Life Health

Coffee only an energy crutch

Melissa Carr TCM

By Melissa Carr, Special to 24 hours

That latte might look pretty and taste good, but it won’t give you useful energy to keep you moving throughout the day. 

That latte might look pretty and taste good, but it won’t give you useful energy to keep you moving throughout the day. (REUTERS)

Summer is a great time for lots of activities — with every weekend seemingly filled with promises of road trips, hikes, outdoor gatherings and more. It seems like a good idea in the planning stage, but sometimes we don’t feel we will have enough energy to make it all happen. Boost up your reserves so that you don’t need to suffer through or bail out on the good times.

One of the most common causes of low energy is stress. Chronic stress drains your energy like a leaky faucet. If you don’t already, make sure that you include regular stress management practices, like meditation, deep breathing, and exercise. Traditional Chinese medicine employs a variety of treatments and self-practice techniques to help mend that leak and refill the reserves.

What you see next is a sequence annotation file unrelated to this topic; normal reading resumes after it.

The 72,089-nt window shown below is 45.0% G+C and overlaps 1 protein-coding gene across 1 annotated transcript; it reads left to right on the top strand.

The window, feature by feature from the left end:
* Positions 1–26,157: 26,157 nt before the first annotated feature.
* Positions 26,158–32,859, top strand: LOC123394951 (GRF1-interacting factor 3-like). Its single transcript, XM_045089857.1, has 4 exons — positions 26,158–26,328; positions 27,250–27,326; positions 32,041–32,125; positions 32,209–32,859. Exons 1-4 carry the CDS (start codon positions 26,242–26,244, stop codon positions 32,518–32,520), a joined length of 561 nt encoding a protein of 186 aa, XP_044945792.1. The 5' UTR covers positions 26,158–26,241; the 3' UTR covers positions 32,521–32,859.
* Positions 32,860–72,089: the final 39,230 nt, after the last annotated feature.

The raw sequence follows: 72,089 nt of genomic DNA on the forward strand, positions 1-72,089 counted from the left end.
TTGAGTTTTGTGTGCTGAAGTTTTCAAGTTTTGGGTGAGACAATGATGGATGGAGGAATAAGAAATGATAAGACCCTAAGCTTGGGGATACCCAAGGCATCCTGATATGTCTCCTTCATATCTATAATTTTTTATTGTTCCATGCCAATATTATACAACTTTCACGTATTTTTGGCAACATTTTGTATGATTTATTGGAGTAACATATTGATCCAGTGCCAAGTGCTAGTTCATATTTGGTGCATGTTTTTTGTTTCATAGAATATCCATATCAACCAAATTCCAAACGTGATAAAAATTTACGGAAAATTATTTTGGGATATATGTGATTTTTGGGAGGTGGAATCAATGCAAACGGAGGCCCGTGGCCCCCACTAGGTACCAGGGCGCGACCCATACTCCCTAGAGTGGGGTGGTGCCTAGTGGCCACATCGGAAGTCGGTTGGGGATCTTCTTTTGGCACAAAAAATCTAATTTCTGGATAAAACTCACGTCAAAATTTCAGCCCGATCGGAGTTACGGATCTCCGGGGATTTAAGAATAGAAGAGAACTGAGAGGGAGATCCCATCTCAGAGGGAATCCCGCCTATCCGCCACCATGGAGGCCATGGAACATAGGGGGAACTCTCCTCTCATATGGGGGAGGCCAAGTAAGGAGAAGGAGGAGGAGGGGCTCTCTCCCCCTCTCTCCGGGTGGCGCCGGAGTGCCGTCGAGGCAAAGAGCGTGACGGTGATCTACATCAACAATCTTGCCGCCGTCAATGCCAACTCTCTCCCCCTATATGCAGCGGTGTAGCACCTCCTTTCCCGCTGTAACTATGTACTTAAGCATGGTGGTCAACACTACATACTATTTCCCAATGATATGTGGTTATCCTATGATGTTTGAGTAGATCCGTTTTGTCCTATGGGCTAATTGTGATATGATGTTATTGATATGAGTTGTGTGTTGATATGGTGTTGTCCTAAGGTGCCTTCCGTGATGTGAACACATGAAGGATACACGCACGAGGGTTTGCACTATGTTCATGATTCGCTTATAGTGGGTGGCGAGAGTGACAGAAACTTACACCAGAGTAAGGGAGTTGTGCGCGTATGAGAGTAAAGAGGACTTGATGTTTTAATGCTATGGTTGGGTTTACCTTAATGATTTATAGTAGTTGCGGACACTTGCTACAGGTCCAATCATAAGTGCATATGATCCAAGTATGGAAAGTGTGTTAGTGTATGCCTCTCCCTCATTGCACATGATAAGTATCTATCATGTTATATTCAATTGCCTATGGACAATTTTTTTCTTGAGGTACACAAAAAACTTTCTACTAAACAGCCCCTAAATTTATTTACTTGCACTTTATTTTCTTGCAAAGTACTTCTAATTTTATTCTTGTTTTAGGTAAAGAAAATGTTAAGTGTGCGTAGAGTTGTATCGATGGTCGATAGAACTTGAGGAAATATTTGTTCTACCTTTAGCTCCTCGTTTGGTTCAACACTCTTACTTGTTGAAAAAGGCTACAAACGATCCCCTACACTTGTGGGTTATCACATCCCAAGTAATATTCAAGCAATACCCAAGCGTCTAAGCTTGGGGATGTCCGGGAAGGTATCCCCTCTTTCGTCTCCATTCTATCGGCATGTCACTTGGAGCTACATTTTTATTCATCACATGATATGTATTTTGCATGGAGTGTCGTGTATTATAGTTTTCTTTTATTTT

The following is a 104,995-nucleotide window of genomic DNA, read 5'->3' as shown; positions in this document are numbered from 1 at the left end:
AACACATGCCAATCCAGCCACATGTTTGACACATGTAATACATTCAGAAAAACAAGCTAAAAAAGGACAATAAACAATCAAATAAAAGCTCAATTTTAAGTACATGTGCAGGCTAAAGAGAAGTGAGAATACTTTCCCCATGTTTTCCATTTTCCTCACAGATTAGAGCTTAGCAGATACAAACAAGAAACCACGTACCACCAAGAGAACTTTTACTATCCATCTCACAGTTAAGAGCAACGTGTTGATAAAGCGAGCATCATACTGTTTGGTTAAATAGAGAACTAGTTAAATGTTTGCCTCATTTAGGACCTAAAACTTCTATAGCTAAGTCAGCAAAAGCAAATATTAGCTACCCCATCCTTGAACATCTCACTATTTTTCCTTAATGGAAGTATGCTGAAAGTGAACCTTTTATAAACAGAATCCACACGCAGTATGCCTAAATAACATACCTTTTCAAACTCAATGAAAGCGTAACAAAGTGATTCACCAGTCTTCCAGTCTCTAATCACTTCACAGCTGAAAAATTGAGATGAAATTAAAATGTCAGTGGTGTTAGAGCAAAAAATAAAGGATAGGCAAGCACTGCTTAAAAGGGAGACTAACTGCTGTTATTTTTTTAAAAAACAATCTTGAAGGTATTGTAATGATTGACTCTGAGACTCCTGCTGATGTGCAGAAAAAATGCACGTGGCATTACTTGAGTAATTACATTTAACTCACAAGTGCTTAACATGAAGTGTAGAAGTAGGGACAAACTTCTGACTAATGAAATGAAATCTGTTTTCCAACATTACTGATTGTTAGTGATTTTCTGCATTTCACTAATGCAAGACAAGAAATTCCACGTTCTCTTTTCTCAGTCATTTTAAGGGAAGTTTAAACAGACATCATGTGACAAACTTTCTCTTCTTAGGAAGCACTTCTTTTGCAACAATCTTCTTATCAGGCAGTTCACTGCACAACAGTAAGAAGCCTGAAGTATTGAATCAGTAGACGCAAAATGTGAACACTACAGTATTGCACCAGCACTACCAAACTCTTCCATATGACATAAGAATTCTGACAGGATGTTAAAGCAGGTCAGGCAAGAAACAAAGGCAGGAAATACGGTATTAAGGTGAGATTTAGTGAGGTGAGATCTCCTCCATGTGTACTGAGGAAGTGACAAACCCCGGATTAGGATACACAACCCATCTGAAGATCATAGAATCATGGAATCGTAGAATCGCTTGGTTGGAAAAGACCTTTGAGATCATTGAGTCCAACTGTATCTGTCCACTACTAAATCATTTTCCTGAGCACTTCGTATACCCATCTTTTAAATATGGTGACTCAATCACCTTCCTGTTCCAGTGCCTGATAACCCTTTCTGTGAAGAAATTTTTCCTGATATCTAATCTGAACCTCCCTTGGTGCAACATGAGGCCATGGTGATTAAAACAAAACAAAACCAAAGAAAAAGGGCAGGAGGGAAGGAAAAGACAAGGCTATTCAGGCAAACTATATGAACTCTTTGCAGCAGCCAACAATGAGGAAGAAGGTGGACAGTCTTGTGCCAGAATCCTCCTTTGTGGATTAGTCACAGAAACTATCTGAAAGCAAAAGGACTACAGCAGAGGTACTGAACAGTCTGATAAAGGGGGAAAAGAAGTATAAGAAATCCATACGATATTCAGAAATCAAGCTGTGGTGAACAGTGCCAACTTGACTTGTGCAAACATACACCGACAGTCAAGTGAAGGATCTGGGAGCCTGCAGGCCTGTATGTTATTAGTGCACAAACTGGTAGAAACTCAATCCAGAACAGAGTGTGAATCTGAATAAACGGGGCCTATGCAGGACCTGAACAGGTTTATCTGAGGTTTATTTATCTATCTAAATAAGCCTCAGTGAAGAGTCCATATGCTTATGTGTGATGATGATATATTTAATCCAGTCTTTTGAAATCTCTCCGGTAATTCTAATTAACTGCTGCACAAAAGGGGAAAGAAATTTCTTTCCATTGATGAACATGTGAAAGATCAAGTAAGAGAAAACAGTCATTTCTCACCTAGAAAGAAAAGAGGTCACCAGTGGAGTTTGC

For example, try this simple exercise. Massage the area just under the ball of your foot, using your hand, your other foot, or even a small ball on the floor. This acupressure point, called “gushing spring,” is a great point to help you feel grounded and calmer.

The right foods can also boost your energy. Caffeine is our most common crutch when it comes to energy slumps, but caffeine will only provide a temporary boost, often leaving you in a deeper pit when its effects wear off. Nature provides us with an abundance of high-octane foods. Hundreds of years ago, TCM doctors noticed which foods animals would eat to be re-energized. Blackberries, blueberries, raspberries, cranberries, and goji berries are rich in vitamins and minerals, and are a good source of fibre, allowing the natural sugars that supply us with energy to be released more steadily. In China, many of the TCM doctors add a small handful of goji berries to hot water and drink that throughout the day.

Did you know that poor posture can also lead to fatigue? Slouching compresses the diaphragm and prevents full respiration. Imagine a string pulling you up from the top of your head, keeping your chin slightly tucked while you breathe in deeply.

If your energy is consistently low, it is important to look for a cause. Low levels of iron or vitamin B12, digestive issues, insomnia, sleep apnea, low thyroid function, imbalanced hormones, poorly managed pain, and illness can all zap our energy. Rather than mask the problem, look for ways to address the root cause. Then go out and celebrate the season.

Dr. Melissa Carr is a registered doctor of Traditional Chinese Medicine.


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